Well, okay, we call it a “conference call” nowadays. But the tech behind VoLTE allows you to set up multi-person calls between up to five people. All with crystal-clear voice clarity throughout. Everyone needs to be on handsets running VoLTE, though. You can have that morning meeting while you’re spread out across the city on your journeys to work. Or it could let your uni study group catch up on everyone’s progress. All without having to mess around with getting everyone online and onto a chat program. True, it’s not a feature everyone’s going to use a lot. But when you need it, having that capability baked right into your phone is brilliant.
How do I get it?
For starters, to use VoLTE you’ll need a compatible device. For Telstra HD Calling the current range of supported handsets includes Apple’s iPhone 6, 6S, 7 or SE or Samsung’s Galaxy S6, S7, J1, J3 and Note 5. The list also includes Google Pixel, as are Sony Xperia Z5, XZ and X Performance, HTC 10 and LG G5. Telstra’s own Signature phones also support VoLTE out of the box.
On Samsung phones, you’ll need to be running the latest firmware from Telstra rather than from Samsung themselves. Developers are currently working on that. But if you’re not getting Telstra HD Voice on your Galaxy right now with the latest firmware, it’s worth checking with Telstra to make sure you have the right firmware installed.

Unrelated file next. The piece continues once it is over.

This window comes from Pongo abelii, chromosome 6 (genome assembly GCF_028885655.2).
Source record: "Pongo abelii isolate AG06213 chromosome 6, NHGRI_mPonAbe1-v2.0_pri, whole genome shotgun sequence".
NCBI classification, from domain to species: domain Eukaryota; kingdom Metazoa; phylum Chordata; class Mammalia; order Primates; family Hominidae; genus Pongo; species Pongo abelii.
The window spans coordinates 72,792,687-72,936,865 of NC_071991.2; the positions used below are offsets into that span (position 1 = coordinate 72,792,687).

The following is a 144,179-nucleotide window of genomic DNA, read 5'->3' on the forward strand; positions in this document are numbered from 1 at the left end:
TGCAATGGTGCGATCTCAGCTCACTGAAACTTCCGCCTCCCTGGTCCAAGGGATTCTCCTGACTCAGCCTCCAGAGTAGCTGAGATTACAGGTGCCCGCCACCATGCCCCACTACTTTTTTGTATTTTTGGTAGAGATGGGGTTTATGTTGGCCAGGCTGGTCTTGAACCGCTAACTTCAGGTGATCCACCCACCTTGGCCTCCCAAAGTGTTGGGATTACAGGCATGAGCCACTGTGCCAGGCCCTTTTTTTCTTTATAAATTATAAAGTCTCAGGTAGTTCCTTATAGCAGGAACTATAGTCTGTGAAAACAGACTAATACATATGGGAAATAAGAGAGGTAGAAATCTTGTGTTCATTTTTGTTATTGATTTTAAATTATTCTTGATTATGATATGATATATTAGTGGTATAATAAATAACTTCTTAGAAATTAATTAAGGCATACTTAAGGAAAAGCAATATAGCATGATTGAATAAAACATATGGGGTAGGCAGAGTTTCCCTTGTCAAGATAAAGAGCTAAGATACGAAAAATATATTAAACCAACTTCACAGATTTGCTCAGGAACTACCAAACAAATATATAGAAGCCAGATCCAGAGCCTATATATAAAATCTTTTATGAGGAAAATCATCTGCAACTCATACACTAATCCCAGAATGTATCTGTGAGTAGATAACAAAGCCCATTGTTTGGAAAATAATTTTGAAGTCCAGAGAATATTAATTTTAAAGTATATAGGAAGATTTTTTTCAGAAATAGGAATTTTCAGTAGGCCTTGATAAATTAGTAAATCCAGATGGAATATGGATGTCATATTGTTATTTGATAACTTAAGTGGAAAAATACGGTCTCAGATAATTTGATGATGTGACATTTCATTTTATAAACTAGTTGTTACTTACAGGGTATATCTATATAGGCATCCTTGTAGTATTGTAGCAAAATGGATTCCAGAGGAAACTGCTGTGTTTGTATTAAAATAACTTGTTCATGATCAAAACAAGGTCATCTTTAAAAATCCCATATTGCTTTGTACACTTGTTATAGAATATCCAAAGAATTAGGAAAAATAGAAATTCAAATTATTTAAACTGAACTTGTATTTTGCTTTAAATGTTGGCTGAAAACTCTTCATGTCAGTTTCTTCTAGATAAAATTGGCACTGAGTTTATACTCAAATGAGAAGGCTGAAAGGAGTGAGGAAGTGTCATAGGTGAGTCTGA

Apple iPhone users have it easy, but they do have to enable VoLTE manually. You’ll need to pop into Settings, then Mobile, then Mobile Data Options, and select “Voice and Data”. The Telstra Mobile network will notice and switch you to VoLTE within a few hours. You can check if your iPhone has it enabled in Settings by going to General, then About, scrolling down to the Service Provider entry (you should see something like “Telstra 27.1”) and tapping it. If the display changes to “IMS Status: Voice” then you’re good to go!
Is it worth the fuss?
The great thing about VoLTE is that there’s actually no fuss involved – and no additional cost, either. It’s a high-tech upgrade to your existing Telstra mobile service that gives you faster call connection. Plus, you also get fast data while on a call, high quality audio and group calling on the handset and plan you’re using right now. If you’ve got one of the ever-growing number of handsets that can support Telstra HD Calling, you’ve got access to the very latest mobile phone tech at no extra cost. If you spend any decent amount of time talking on your phone, this is as revolutionary for voice calls as 4G itself was for data.